Danish monarch delights children with storytelling
Updated: 2014-04-26 07:20
By Li Xiaokun and Zhao Yinan (China Daily)
China and Denmark vowed to upgrade their relations, with deepened cooperation in clean energy, education, culture and ecological protection, during Premier Li Keqiang's meeting with visiting Danish Queen Margrethe II on Friday.
Li said Denmark, one of the earliest Western countries to establish diplomatic relations with China, should pair up smart green cities and provide a more fair, transparent, open and stable environment for investors and business.
The queen said she was glad to visit China for the first time in 35 years and has gotten a taste of changes that China has made.
Before the meeting on Friday, China's first lady, Peng Liyuan, and the queen read a Danish fairy tale, The Ugly Duckling, to Chinese children.
"The queen is a kind granny. She told the moving story in a touching way," said Chen Dongyang, a third-grader at Fangcaodi International School.
The two women, dressed in elegant suits with skirts, took turns reading the fairy tale in Danish and Chinese, to children who had gathered at the Chinese Museum for Women and Children in Beijing.
"The fairy tales of Hans Christian Andersen are household items in China," Peng said, adding that good fairy stories have a positive impact on children.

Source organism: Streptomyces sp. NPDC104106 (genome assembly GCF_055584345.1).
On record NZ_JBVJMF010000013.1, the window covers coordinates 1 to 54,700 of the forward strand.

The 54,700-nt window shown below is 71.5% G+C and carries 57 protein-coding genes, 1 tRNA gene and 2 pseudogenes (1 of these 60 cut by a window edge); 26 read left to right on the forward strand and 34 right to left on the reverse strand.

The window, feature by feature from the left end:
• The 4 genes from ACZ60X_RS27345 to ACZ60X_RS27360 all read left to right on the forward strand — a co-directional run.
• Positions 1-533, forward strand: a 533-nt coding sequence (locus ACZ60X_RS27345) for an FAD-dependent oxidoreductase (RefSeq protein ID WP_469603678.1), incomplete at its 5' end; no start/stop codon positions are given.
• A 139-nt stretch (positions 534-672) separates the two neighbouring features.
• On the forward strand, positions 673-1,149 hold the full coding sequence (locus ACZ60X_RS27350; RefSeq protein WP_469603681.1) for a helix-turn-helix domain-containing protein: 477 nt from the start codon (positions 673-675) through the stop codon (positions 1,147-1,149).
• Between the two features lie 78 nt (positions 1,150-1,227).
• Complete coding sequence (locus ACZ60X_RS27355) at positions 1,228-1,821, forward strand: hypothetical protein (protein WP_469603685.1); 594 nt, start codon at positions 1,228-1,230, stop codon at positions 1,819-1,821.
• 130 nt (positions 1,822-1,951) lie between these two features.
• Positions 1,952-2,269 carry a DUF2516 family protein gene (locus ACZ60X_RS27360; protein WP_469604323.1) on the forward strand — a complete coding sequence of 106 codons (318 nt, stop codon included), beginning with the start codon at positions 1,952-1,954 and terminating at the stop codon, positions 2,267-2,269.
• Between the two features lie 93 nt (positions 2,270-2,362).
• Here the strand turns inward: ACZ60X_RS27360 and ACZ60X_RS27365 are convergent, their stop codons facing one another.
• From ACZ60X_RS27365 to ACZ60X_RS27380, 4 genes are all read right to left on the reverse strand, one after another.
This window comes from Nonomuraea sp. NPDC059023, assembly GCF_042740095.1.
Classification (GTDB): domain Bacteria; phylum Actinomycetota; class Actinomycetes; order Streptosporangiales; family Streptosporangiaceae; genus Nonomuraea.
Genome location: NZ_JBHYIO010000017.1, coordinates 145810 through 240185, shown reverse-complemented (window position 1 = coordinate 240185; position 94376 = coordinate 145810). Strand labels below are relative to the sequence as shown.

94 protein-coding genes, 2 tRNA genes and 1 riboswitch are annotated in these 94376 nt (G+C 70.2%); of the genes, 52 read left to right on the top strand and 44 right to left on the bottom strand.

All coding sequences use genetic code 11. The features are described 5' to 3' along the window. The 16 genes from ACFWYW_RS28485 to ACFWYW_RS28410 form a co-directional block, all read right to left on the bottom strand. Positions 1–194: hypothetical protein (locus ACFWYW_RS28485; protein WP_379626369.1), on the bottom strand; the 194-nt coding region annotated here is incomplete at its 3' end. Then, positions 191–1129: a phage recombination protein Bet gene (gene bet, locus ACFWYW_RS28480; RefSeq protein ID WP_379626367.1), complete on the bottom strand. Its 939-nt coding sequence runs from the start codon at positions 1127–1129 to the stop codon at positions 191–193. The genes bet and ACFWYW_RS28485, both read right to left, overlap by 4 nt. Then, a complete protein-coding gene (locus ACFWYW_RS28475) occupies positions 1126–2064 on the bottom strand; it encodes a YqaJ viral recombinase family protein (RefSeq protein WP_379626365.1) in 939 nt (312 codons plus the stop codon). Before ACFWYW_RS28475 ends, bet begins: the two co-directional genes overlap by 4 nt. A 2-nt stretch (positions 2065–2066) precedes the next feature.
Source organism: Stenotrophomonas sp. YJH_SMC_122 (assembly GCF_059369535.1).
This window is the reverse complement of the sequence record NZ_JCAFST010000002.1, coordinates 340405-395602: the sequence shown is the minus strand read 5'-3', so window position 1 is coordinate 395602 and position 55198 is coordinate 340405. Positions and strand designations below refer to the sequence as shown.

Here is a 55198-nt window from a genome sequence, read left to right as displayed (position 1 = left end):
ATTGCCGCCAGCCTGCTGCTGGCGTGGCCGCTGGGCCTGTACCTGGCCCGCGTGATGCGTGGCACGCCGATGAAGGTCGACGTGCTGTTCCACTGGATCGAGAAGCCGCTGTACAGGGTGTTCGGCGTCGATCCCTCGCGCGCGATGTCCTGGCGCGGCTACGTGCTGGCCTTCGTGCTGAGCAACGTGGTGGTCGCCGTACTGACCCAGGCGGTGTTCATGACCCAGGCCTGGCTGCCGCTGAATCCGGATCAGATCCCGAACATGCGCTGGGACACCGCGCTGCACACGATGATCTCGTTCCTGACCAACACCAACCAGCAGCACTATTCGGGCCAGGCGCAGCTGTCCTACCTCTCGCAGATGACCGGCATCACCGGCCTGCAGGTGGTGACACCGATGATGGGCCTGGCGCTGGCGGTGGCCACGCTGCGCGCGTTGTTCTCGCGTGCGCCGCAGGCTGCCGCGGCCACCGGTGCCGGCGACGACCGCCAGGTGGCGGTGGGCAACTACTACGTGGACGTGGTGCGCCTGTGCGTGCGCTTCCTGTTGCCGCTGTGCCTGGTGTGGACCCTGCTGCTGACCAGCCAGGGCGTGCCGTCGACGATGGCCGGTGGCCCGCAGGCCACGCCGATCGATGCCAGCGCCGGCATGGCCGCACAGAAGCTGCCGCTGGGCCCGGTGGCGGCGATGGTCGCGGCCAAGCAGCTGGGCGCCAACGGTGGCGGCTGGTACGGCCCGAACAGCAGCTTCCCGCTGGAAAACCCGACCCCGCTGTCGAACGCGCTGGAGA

There were about 80 children at the reading, most of them around 10 years old.
The queen said she enjoyed the shared moments.
Li Yimeng, of Beijing Chaoyang Foreign Language School, said she has learned that the Danish queen is hailed as the most approachable monarch in northern Europe.
"I think she deserves the title," said the 11-year-old Li. "I love the story the queen and Ms Peng told us. I think it told us that no matter where you were born, you can finally present your own beauty."
The two women also viewed an exhibition at the museum about the circulation of Andersen's fairy tales in China.
"It has been 100 years since the first Hans Christian Andersen fairy tale, The Emperor's New Clothes, was translated into Chinese," said Torben Jeppesen, director of Denmark's Hans Christian Andersen Museum.
Musician Flemming Welander of the Danish Royal Guards band, which is traveling with the queen to play music for certain occasions, said he found the Chinese children to be "very nice and sweet".
The band picked up a piece of music created in the 1850s in Chinese style by Danish composer Hans Christian Lumbye for the queen's meeting with the children.
Accompanied by the largest entourage ever in Danish history to travel on a state visit, the queen set aside her country's custom that the monarch visits a distant foreign country only once during a reign. This was her second visit to China, the previous one being in 1979.
Peng and the queen also jointly initiated the China-Denmark Season of Culture on Friday.
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(China Daily 04/26/2014 page3)